Is WAN Traffic Growth the New Moore’s Law?
Percentage Growth in Global WAN Traffic: 2015-2016
Moore’s Law has dominated thinking in Silicon Valley for more than fifty years. It suggests that computer processing power would double every two years. And while some technology analysts claim that Moore’s Law is dead or dying, it is quite possible the context is merely shifting.
We may not be doubling the number of components in a CPU every 2 years. However, modern innovations in technology is less bound by the constraints of physical machinery:
WAN Traffic Is on the Rise
“Is the growth of data – or, really, WAN traffic – the new context for Moore’s Law?”
In our recent 2017 State of the WAN Report, Ayaka aggregated anonymous data from over 5000 locations in 63 countries and found that WAN traffic had grown by over 200% year-over-year. In addition, nearly 50% of that data was sent to and from cloud applications.
As companies globalize, mobile devices continue to proliferate, and Big Data and video have become the crux in what is attributing to traffic across industries. It seems like there will be a steady upward trend in the amount of traffic that is sent around the world.
The trouble here is that, while traffic can grow quickly, the enterprise WAN must keep up with the heavy demand for bandwidth.
This has led to an increase in the demand for high-speed connectivity and increasing WAN link sizes. In this sense, data is still constrained by the hardware through which it flows – bandwidth is an expensive, yet necessary investment. But investing in greater WAN link sizes at the edge may not be the only answer to meet the rising demands for better connectivity and faster application performance.
The Middle Mile Problem
WAN traffic may be doubling, but, at least according to the Aryaka report, performance is not.
Using the public Internet, Aryaka ran wgets between different points of presence located around the world and tested the application response time.
This test revealed that application response times can be as high as 40 seconds and have a variation of nearly 200% depending on the distance between the sites. As distance between the sites increased, the application performance problems increased as well.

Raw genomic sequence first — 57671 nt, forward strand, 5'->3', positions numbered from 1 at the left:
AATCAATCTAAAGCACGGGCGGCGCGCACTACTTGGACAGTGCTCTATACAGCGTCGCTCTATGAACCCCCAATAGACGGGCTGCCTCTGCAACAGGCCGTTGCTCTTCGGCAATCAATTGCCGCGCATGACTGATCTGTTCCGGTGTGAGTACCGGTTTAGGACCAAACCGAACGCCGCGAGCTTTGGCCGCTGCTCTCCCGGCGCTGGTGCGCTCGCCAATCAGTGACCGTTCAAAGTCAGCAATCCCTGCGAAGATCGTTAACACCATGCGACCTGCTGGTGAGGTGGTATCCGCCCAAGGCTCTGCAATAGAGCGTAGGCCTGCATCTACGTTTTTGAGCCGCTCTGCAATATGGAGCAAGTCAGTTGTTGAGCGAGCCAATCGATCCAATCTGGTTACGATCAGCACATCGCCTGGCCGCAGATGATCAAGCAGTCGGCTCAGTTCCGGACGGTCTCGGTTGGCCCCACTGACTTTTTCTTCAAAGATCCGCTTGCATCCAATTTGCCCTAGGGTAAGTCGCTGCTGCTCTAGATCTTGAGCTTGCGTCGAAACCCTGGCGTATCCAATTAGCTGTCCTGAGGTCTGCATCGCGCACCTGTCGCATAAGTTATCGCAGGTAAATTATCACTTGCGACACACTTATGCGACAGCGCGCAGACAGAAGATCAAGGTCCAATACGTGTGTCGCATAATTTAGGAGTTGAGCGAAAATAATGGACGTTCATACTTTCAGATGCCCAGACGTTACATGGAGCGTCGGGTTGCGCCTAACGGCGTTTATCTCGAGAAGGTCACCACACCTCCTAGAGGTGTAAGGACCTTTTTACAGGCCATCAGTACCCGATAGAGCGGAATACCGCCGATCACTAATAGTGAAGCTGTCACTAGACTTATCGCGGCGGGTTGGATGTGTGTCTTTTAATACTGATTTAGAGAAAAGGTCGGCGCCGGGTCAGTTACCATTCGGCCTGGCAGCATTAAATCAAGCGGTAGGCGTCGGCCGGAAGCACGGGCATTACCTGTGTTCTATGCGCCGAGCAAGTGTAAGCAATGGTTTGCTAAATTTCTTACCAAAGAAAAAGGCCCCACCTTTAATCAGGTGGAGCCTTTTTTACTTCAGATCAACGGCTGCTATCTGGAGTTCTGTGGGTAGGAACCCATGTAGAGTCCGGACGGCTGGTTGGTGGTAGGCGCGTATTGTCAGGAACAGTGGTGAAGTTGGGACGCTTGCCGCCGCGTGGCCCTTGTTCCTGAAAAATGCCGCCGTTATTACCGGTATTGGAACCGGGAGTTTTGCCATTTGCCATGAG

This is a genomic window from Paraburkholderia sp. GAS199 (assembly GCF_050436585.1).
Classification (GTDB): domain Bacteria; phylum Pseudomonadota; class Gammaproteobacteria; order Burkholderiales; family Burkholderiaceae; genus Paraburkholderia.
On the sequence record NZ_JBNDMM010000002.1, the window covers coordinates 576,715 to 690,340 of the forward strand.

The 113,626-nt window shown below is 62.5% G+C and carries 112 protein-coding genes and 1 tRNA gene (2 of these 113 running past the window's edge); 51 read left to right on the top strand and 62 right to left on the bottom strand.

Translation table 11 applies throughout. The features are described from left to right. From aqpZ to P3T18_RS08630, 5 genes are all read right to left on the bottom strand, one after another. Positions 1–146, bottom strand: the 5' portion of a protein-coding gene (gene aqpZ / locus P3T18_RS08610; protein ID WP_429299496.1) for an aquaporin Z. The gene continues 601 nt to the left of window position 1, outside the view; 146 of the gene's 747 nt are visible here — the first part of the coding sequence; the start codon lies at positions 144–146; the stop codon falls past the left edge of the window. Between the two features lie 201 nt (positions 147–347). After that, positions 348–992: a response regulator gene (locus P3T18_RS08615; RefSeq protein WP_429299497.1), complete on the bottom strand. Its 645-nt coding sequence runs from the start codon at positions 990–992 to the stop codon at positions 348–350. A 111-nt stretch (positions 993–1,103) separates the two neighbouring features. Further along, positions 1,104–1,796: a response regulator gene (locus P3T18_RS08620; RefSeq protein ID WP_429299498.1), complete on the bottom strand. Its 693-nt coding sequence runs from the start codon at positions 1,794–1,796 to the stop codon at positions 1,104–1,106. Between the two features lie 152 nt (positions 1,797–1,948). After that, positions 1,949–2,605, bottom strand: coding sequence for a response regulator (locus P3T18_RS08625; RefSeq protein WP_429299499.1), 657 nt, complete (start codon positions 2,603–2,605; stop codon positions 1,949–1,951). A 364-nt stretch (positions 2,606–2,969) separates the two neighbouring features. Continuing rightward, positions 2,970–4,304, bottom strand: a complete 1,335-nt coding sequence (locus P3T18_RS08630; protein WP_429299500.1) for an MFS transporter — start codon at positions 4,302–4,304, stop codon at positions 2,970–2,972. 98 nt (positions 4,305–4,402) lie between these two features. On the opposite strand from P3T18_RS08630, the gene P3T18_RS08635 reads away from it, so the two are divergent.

Worse, while application performance was relatively stable and reliable across some short distances (as within the US), some regions experienced inconsistency regardless of distance, suggesting that the problems might be attributable to network infrastructure deficiencies across the developing world.
In other words: no matter how big your WAN link sizes at the edge become, if the middle mile is not optimized for the data you’re sending or receiving, your end users may experience poor application performance. And this will only compound as the demand for data grows ever greater.
Latency, packet loss, and jitter, can greatly interfere with the end user experience, and more bandwidth—more hardware, more boxes, more IT staff to monitor and manage—is not the way to keep up with demand. Even if we can double the WAN’s capacity to handle traffic every two years per Moore’s Law (which isn’t the case), it certainly can’t keep up with traffic that’s doubling year over year.
Risks to Enterprise Performance
The trouble with an unreliable middle mile is that enterprises depend on the fast, reliable flow of data to meet the bottom line.
And as enterprises globalize and teams communicate and collaborate via video, VoIP, real-time collaboration tools, and third-party cloud platforms and apps, the need for reliability of data transfer across oceans and continents becomes even more imperative.
A poor connection between China and the US can hold up a business-critical project; a series of dropped calls between London and Dubai can mean thousands in air travel fees just to hold a meeting; and an inability to access a mission-critical ERP while selling in India can slow sales growth.
The middle mile must be optimized for performance if we want to solve for the problems encountered during global data transfer. And that means liberating ourselves from hardware, ditching the public Internet, and moving to the secure cloud.
An Effective Cloud Solution
To effectively solve for the explosion of data and our need for a stable WAN, we need solutions that can scale to keep up with the year-over-year growth in traffic while incorporating application optimization and acceleration.
WAN managers and IT decision makers should look for modern WAN solutions that:
- Are delivered as a service
- Contain built-in WAN Optimization
- Leverage points of presence located strategically close to business locations globally
- Connect through a dedicated, private, and redundant core network
- Can be deployed in days not weeks
- Scale as needed
- Are fully-managed
Aryaka’s global SD-WAN does all of the above – without bogging your network down with hardware and hardware maintenance. Using 28 points of presence located within 30 ms of 95% of the world’s business users, Aryaka has built a global private network that bypasses the public Internet, yet can be delivered as a service.
WAN Optimization and SD-WAN are built into the network, so you don’t need extra hardware to ensure throughput and stable connectivity, and, because the network is cloud-based, your enterprise can scale bandwidth in hours instead of weeks.
Keeping up with traffic growth is simple with Aryaka, because Aryaka was built with the understanding that WAN traffic, like 1965’s circuits, is still at the beginning of its explosive growth.
So, is WAN traffic subject to the new Moore’s Law? We’ll have to keep an eye on it in next year’s State of the WAN report. Until then, you can download this year’s State of the WAN report here.